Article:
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2024 April Polkadot OpenGov Report

The latest episode of our monthly OpenGov report is here. We report on

  • Giotto pressing charges against Guppies
  • The new Wish-for-Change track and how it changes the power dynamics in OpenGov
  • The epic match for a certain sports sponsorship
  • and more…

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The Trial

Anons on trial! Without a doubt, the biggest drama on OpenGov this month was Giotto pressing charges for defamation and slander against a couple of anons on X and Telegram as well as the owner of the Guppies Telegram group.

Although some of the anons that Giotto has sued repeatedly insulted him on different platforms, it is also a concern that the fear of lawsuits has become another aspect that suppresses people from making public criticisms.

Of course, as OpenGov.Watch, we cannot approve of random insults posing as freedom of speech. But it is also important to underline that free speech in OpenGov is deteriorating due to certain factors such as fears of disapproval of governance proposals by certain groups, getting bullied, and ultimately, even lawsuits.

Law & Order

The “Wish for Change” (WfC) track is finally introduced on OpenGov. This new track enables users to make requests for off-chain actions like instructing the Technical Fellowship or other forms of social contracts. Before WfC, these changes were requested using the root track, which has a very high decision deposit and the limit of one root track referendum that could be active at a time. This created a blocker for change requests since all the code changes of the main protocol also require root track referenda.

With the introduction of Wish for Change, OpenGov has already received a couple of WfC referenda. Giotto proposed three WfC referenda which aim to reduce inflation, restrict the delegation feature on root and treasurer tracks, and reduce the duration of treasury spend periods. Others have also posted proposals on the WfC track to establish an EVM collective and implement optimistic project funding, aiming to alter the nomination system to enable people to nominate their tokens directly to projects to help them grow by providing an income stream through their nominations.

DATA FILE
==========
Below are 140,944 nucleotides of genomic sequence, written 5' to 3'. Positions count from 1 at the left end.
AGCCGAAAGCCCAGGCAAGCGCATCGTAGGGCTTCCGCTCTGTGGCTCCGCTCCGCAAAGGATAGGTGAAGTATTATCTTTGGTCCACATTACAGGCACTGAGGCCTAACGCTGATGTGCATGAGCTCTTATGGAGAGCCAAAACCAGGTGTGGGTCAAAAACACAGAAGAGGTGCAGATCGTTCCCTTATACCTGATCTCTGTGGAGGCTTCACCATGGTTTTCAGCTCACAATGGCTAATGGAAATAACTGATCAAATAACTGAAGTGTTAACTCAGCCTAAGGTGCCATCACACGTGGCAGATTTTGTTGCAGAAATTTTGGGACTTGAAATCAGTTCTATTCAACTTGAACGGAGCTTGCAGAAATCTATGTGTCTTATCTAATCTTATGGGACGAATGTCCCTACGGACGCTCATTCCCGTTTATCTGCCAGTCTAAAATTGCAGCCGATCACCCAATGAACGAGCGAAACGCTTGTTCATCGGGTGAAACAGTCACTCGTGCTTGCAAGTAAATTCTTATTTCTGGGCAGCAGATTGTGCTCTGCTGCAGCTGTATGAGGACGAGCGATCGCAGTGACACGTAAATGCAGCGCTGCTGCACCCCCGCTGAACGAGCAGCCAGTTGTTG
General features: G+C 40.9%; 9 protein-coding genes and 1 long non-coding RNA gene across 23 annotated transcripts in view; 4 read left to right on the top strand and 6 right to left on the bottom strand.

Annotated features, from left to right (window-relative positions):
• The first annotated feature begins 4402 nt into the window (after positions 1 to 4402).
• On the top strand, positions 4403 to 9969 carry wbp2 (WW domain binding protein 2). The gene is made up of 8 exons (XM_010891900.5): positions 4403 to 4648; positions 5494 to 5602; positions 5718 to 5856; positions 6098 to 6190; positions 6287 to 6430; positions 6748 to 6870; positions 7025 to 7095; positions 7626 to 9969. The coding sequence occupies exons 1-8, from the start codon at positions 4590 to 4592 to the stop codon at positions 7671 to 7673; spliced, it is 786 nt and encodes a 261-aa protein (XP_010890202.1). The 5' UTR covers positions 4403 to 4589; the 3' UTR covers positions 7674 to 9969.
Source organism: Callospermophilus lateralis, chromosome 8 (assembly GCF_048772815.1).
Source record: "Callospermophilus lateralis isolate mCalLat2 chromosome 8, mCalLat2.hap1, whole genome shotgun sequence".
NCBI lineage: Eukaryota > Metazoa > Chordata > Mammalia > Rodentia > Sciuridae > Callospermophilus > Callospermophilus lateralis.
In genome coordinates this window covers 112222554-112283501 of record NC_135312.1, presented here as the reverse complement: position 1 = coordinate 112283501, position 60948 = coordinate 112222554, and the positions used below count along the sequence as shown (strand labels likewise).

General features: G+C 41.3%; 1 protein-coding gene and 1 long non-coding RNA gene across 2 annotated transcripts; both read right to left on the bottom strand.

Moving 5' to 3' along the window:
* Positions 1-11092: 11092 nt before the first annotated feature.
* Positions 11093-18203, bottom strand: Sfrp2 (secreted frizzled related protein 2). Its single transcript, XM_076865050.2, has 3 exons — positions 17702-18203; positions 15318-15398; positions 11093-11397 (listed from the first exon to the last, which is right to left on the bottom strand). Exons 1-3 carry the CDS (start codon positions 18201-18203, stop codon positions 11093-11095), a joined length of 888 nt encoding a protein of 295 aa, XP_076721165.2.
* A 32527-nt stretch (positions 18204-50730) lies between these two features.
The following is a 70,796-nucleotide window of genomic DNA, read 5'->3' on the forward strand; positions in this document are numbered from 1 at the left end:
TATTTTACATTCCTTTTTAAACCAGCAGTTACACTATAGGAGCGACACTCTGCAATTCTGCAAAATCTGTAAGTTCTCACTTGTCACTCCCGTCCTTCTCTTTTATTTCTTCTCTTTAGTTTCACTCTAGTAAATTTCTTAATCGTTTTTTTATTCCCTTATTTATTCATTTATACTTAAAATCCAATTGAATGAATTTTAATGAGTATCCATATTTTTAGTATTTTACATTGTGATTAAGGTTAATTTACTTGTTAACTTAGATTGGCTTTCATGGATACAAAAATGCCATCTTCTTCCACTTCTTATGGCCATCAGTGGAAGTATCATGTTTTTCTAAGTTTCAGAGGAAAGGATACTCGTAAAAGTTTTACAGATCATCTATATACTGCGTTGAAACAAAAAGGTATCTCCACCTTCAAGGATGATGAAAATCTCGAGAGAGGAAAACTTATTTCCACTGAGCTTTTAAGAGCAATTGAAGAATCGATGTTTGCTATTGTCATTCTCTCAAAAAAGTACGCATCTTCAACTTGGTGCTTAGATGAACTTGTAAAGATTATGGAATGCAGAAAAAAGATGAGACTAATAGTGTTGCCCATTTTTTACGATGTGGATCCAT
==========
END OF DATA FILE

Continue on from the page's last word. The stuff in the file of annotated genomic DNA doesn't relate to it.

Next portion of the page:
While the latter proposes practical features, the inflation and delegation referenda are the most interesting from a judiciary perspective. Once again within a constitutional debate, we are witnessing a legalization process of previously technical features. For example, the result of the delegation referenda will make the delegation feature a decision by the token holders, which can be considered as establishing a precedent for the right to delegations in OpenGov, while it was merely a technical feature before. Similarly, the token holders will be making a legislative decision on the inflation, while it was an executive decision made by the initial builders of the network until now.

An epic Match

The biggest turnout and the most violent swings happened on a sports sponsorship referendum. With an ask of 8.8 million USD, the sponsorship referendum was kicked out twice from the confirmation period until an anonymous whale voted Aye with 19 million DOT voting power which seemingly made the decisive call. The swings on the referendum caused much confusion while it also attracted some sleeping giants with 6 million DOT voting power that had never voted in OpenGov before and only went active with this referendum on the Nay side. A last-minute name and description change of the referendum also attracted questions from the community. Information relating to the proposal has been removed “upon request of the rights holder due to details relating to price, benefits, and term of the agreement being considered sensitive and confidential”. The referendum is currently passing on the last days of its confirmation period.